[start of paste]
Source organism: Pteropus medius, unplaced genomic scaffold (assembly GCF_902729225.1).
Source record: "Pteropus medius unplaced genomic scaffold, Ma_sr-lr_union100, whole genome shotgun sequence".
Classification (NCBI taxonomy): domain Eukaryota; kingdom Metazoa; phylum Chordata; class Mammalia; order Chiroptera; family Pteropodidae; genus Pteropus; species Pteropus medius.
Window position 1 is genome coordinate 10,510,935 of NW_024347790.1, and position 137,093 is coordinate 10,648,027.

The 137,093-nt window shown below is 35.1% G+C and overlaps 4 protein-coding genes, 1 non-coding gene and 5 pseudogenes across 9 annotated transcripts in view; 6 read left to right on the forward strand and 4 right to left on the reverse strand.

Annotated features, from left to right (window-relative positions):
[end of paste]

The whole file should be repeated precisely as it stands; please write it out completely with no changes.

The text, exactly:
Source organism: Pteropus medius, unplaced genomic scaffold (assembly GCF_902729225.1).
Source record: "Pteropus medius unplaced genomic scaffold, Ma_sr-lr_union100, whole genome shotgun sequence".
Classification (NCBI taxonomy): domain Eukaryota; kingdom Metazoa; phylum Chordata; class Mammalia; order Chiroptera; family Pteropodidae; genus Pteropus; species Pteropus medius.
Window position 1 is genome coordinate 10,510,935 of NW_024347790.1, and position 137,093 is coordinate 10,648,027.

The 137,093-nt window shown below is 35.1% G+C and overlaps 4 protein-coding genes, 1 non-coding gene and 5 pseudogenes across 9 annotated transcripts in view; 6 read left to right on the forward strand and 4 right to left on the reverse strand.

Annotated features, from left to right (window-relative positions):